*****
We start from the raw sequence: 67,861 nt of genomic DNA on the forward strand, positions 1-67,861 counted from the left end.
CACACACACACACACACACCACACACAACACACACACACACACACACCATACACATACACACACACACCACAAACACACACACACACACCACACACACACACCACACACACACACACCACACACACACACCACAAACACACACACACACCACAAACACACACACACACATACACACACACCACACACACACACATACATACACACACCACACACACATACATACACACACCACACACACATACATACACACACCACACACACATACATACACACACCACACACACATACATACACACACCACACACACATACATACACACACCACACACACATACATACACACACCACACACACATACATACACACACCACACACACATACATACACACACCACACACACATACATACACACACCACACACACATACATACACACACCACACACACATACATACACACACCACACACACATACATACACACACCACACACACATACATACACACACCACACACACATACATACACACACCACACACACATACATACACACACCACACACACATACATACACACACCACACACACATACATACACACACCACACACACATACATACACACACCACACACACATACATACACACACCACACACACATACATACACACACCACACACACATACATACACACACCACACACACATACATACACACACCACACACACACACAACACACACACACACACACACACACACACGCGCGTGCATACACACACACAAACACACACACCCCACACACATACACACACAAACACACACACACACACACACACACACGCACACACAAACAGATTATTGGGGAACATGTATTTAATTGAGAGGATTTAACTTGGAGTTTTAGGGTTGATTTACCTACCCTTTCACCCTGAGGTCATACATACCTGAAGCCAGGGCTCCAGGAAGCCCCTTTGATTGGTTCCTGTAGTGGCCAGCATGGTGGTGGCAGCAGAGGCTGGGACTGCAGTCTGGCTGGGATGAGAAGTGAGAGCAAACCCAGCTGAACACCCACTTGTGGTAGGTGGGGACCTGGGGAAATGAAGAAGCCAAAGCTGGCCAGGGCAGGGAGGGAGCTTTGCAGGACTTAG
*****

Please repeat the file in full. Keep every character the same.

We start from the raw sequence: 67,861 nt of genomic DNA on the forward strand, positions 1-67,861 counted from the left end.
CACACACACACACACACACCACACACAACACACACACACACACACACCATACACATACACACACACACCACAAACACACACACACACACCACACACACACACCACACACACACACACCACACACACACACCACAAACACACACACACACCACAAACACACACACACACATACACACACACCACACACACACACATACATACACACACCACACACACATACATACACACACCACACACACATACATACACACACCACACACACATACATACACACACCACACACACATACATACACACACCACACACACATACATACACACACCACACACACATACATACACACACCACACACACATACATACACACACCACACACACATACATACACACACCACACACACATACATACACACACCACACACACATACATACACACACCACACACACATACATACACACACCACACACACATACATACACACACCACACACACATACATACACACACCACACACACATACATACACACACCACACACACATACATACACACACCACACACACATACATACACACACCACACACACATACATACACACACCACACACACATACATACACACACCACACACACATACATACACACACCACACACACATACATACACACACCACACACACATACATACACACACCACACACACATACATACACACACCACACACACACACAACACACACACACACACACACACACACACGCGCGTGCATACACACACACAAACACACACACCCCACACACATACACACACAAACACACACACACACACACACACACACGCACACACAAACAGATTATTGGGGAACATGTATTTAATTGAGAGGATTTAACTTGGAGTTTTAGGGTTGATTTACCTACCCTTTCACCCTGAGGTCATACATACCTGAAGCCAGGGCTCCAGGAAGCCCCTTTGATTGGTTCCTGTAGTGGCCAGCATGGTGGTGGCAGCAGAGGCTGGGACTGCAGTCTGGCTGGGATGAGAAGTGAGAGCAAACCCAGCTGAACACCCACTTGTGGTAGGTGGGGACCTGGGGAAATGAAGAAGCCAAAGCTGGCCAGGGCAGGGAGGGAGCTTTGCAGGACTTAG